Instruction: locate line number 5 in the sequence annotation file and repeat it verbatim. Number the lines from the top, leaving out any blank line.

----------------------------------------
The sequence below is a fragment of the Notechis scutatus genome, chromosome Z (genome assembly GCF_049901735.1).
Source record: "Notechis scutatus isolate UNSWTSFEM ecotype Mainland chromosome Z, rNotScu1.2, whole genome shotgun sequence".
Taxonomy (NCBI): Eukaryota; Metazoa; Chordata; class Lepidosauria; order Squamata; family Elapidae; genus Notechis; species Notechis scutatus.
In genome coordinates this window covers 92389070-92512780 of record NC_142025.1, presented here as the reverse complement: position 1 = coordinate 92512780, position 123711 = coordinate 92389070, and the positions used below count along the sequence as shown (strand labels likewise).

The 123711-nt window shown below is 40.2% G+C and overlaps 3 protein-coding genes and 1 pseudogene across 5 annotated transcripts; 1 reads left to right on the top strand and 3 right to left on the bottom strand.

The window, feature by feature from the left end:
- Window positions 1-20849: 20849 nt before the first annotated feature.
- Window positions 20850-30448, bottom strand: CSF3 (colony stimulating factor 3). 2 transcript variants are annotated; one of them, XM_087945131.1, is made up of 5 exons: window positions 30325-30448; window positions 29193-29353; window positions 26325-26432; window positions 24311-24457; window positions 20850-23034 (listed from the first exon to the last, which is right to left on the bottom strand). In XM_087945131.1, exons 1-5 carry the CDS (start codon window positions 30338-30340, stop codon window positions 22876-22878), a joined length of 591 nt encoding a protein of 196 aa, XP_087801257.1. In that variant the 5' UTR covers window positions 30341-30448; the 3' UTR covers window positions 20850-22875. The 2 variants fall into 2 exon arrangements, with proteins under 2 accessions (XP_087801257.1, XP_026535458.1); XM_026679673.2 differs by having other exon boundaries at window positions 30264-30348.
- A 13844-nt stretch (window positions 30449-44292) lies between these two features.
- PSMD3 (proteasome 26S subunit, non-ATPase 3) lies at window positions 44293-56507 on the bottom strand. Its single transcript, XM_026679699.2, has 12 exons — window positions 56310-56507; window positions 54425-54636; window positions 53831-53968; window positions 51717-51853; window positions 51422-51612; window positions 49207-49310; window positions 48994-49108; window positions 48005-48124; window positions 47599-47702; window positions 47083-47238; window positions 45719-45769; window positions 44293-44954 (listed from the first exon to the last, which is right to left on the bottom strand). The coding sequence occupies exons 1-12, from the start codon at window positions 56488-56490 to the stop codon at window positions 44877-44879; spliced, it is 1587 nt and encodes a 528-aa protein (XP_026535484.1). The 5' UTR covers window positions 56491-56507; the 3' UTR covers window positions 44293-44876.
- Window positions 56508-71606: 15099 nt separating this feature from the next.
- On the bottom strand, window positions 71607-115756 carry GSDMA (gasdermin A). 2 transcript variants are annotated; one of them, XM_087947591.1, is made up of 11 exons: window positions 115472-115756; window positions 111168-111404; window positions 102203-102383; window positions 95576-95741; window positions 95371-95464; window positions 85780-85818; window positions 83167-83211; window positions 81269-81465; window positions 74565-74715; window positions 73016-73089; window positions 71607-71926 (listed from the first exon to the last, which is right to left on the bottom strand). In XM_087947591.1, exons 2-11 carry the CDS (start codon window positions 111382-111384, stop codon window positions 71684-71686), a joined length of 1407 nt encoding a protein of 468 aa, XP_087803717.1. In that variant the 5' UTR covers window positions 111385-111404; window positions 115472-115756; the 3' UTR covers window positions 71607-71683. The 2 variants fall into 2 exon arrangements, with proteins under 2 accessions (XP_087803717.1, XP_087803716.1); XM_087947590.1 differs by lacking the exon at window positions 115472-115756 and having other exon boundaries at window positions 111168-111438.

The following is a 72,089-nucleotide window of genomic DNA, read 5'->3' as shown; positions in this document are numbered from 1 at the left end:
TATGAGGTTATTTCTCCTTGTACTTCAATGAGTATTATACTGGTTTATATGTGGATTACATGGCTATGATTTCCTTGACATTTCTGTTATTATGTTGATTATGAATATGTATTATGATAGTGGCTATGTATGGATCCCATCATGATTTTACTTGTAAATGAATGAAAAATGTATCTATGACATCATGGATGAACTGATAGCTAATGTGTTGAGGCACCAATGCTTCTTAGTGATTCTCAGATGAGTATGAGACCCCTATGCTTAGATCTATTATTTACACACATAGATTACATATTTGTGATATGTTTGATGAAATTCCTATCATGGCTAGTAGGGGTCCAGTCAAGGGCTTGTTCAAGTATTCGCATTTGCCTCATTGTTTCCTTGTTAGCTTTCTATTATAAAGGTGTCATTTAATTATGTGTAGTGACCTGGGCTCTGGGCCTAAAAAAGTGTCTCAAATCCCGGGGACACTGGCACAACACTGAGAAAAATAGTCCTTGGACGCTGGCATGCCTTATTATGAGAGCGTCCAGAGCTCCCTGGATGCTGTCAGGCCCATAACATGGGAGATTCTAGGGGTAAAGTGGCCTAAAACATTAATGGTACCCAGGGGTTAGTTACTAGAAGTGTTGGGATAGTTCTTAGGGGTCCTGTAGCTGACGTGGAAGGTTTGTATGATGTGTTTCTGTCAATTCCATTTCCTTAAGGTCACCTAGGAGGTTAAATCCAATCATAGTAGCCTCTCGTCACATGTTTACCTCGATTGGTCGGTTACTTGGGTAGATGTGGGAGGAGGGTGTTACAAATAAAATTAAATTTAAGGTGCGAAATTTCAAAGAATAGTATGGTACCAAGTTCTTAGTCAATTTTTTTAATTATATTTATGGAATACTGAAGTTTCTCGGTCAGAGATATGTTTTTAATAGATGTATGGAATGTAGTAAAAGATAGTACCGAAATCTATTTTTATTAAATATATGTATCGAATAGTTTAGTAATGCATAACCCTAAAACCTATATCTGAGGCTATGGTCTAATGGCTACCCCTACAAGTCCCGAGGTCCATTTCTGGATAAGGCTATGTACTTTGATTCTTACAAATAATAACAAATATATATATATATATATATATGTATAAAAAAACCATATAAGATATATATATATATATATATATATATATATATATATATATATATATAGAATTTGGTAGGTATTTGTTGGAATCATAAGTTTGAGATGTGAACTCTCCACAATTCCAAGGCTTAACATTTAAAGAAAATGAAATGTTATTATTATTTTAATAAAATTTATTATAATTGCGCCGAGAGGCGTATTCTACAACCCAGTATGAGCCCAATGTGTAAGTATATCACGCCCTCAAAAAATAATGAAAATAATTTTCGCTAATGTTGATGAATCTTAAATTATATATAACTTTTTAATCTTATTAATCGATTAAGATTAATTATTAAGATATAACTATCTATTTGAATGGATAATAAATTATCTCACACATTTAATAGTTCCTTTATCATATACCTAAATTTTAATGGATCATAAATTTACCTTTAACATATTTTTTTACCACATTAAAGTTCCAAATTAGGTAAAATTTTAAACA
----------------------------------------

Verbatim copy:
The 123711-nt window shown below is 40.2% G+C and overlaps 3 protein-coding genes and 1 pseudogene across 5 annotated transcripts; 1 reads left to right on the top strand and 3 right to left on the bottom strand.